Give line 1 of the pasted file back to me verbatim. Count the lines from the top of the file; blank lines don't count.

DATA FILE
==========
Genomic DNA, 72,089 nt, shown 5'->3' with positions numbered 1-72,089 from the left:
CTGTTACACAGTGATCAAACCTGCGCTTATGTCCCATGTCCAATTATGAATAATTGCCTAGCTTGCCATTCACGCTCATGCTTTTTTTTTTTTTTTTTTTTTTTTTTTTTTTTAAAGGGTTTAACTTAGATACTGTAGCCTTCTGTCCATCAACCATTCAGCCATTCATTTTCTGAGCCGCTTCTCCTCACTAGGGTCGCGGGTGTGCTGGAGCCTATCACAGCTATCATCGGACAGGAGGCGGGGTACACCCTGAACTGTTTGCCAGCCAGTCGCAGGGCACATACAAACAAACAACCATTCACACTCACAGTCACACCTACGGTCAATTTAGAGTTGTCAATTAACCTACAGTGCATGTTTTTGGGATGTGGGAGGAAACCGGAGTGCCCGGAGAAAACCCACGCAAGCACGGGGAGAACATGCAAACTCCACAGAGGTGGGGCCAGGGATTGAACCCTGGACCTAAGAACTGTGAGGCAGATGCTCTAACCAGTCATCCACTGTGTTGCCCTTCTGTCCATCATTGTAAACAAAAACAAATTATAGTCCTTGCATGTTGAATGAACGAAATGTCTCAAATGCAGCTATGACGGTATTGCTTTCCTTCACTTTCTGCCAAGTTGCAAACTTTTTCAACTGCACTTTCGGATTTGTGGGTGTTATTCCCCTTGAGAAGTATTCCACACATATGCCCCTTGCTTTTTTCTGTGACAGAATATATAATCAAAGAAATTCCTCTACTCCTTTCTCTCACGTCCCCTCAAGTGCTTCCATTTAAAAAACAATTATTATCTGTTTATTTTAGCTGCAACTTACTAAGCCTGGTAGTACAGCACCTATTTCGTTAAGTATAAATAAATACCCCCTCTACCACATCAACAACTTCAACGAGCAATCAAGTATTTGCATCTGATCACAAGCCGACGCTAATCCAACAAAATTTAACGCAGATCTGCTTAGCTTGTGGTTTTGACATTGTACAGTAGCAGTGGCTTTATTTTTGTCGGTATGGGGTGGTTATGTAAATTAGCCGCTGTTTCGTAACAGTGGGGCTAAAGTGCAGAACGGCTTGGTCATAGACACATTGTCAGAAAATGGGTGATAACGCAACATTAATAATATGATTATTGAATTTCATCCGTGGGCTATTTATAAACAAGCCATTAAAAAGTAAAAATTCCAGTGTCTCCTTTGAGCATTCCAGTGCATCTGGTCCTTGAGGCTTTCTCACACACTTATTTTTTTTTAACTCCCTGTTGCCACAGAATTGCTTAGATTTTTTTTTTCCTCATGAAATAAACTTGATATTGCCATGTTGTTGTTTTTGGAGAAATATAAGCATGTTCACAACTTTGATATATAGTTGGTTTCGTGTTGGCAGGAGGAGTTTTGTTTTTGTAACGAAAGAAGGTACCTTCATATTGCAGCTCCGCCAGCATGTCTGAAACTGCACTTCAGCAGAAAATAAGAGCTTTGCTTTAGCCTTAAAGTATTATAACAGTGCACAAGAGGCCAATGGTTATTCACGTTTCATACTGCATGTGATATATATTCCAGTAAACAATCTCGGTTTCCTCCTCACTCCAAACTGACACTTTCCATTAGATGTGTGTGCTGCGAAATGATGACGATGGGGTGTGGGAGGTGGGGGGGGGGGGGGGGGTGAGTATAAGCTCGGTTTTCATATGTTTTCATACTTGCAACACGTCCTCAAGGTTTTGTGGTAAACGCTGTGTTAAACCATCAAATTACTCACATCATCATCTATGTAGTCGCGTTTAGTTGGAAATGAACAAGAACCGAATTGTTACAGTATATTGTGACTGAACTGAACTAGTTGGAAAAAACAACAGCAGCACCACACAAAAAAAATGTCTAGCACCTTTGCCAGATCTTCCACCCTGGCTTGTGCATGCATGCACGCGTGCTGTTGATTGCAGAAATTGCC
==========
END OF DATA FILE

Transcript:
Genomic DNA, 72,089 nt, shown 5'->3' with positions numbered 1-72,089 from the left: